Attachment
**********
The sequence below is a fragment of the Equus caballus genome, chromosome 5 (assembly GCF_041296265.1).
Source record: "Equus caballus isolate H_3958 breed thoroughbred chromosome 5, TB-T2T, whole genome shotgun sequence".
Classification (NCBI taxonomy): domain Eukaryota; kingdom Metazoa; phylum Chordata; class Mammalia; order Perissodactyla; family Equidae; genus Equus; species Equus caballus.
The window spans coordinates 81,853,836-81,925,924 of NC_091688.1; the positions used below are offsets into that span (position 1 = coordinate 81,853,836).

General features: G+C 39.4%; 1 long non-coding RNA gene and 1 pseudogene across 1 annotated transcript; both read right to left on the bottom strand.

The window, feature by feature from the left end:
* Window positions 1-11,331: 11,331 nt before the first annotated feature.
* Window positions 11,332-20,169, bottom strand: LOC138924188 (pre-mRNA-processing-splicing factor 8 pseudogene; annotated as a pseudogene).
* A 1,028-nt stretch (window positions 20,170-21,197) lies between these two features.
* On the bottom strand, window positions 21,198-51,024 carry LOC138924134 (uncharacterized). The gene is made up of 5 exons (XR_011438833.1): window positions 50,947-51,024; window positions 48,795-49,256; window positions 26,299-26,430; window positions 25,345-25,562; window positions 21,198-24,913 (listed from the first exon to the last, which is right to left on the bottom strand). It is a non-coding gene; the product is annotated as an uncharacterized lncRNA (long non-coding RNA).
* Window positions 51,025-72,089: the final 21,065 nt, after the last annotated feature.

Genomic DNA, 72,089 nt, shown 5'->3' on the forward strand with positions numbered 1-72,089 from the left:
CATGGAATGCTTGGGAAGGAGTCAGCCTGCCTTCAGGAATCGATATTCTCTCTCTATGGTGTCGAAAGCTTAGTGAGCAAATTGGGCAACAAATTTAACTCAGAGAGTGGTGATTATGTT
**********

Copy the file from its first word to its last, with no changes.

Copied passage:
The sequence below is a fragment of the Equus caballus genome, chromosome 5 (assembly GCF_041296265.1).
Source record: "Equus caballus isolate H_3958 breed thoroughbred chromosome 5, TB-T2T, whole genome shotgun sequence".
Classification (NCBI taxonomy): domain Eukaryota; kingdom Metazoa; phylum Chordata; class Mammalia; order Perissodactyla; family Equidae; genus Equus; species Equus caballus.
The window spans coordinates 81,853,836-81,925,924 of NC_091688.1; the positions used below are offsets into that span (position 1 = coordinate 81,853,836).

General features: G+C 39.4%; 1 long non-coding RNA gene and 1 pseudogene across 1 annotated transcript; both read right to left on the bottom strand.

The window, feature by feature from the left end:
* Window positions 1-11,331: 11,331 nt before the first annotated feature.
* Window positions 11,332-20,169, bottom strand: LOC138924188 (pre-mRNA-processing-splicing factor 8 pseudogene; annotated as a pseudogene).
* A 1,028-nt stretch (window positions 20,170-21,197) lies between these two features.
* On the bottom strand, window positions 21,198-51,024 carry LOC138924134 (uncharacterized). The gene is made up of 5 exons (XR_011438833.1): window positions 50,947-51,024; window positions 48,795-49,256; window positions 26,299-26,430; window positions 25,345-25,562; window positions 21,198-24,913 (listed from the first exon to the last, which is right to left on the bottom strand). It is a non-coding gene; the product is annotated as an uncharacterized lncRNA (long non-coding RNA).
* Window positions 51,025-72,089: the final 21,065 nt, after the last annotated feature.

Genomic DNA, 72,089 nt, shown 5'->3' on the forward strand with positions numbered 1-72,089 from the left:
CATGGAATGCTTGGGAAGGAGTCAGCCTGCCTTCAGGAATCGATATTCTCTCTCTATGGTGTCGAAAGCTTAGTGAGCAAATTGGGCAACAAATTTAACTCAGAGAGTGGTGATTATGTT